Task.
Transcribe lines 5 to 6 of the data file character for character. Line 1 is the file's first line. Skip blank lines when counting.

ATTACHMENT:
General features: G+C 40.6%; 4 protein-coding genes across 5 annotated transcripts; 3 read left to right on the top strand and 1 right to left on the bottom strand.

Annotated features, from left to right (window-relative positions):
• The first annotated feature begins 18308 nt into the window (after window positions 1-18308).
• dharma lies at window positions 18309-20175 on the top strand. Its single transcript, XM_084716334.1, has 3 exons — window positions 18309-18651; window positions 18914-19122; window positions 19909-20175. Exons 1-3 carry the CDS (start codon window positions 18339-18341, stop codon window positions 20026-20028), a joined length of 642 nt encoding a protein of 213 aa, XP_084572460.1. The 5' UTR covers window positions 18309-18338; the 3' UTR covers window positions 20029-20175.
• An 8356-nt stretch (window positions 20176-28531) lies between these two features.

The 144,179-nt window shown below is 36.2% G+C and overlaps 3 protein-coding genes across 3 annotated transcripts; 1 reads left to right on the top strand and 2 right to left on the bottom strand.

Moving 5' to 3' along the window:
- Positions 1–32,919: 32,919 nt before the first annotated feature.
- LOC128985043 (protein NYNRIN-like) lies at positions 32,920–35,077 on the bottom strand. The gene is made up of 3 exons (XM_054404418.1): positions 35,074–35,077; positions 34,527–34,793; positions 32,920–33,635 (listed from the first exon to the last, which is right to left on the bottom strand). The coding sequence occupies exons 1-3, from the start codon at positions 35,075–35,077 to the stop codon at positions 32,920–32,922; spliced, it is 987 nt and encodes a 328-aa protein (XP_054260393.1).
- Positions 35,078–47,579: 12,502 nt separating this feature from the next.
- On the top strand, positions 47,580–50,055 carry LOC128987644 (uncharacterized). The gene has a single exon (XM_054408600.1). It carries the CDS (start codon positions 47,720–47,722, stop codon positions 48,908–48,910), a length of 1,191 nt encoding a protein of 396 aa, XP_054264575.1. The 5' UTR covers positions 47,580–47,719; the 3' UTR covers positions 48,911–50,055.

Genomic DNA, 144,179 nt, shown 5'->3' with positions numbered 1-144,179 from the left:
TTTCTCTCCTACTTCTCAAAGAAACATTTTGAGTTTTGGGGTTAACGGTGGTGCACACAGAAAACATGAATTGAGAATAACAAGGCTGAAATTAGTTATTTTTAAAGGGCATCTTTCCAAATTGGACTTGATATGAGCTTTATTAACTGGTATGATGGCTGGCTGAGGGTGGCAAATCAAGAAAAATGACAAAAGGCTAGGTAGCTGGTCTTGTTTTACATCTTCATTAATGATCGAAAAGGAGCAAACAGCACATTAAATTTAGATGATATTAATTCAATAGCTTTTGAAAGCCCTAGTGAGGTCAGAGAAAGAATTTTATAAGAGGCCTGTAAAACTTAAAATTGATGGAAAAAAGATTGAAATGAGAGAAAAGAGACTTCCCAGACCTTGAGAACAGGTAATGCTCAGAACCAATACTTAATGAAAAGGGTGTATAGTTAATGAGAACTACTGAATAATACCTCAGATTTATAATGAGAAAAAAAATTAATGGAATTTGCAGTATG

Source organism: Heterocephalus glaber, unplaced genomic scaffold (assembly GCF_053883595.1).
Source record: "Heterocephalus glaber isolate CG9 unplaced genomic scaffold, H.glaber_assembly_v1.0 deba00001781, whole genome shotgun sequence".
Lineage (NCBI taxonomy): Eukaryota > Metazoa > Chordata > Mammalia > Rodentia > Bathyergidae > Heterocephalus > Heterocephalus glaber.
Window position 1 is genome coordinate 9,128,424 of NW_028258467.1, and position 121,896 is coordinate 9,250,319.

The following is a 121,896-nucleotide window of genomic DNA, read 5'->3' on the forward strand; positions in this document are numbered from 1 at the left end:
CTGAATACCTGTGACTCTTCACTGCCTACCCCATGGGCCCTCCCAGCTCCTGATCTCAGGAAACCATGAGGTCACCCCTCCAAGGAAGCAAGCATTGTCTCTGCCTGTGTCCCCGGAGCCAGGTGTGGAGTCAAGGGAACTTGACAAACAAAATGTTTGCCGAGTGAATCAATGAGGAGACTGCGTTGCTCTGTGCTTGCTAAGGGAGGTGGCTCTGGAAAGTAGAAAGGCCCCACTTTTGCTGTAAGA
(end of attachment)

• An 8356-nt stretch (window positions 20176-28531) lies between these two features.

The 144,179-nt window shown below is 36.2% G+C and overlaps 3 protein-coding genes across 3 annotated transcripts; 1 reads left to right on the top strand and 2 right to left on the bottom strand.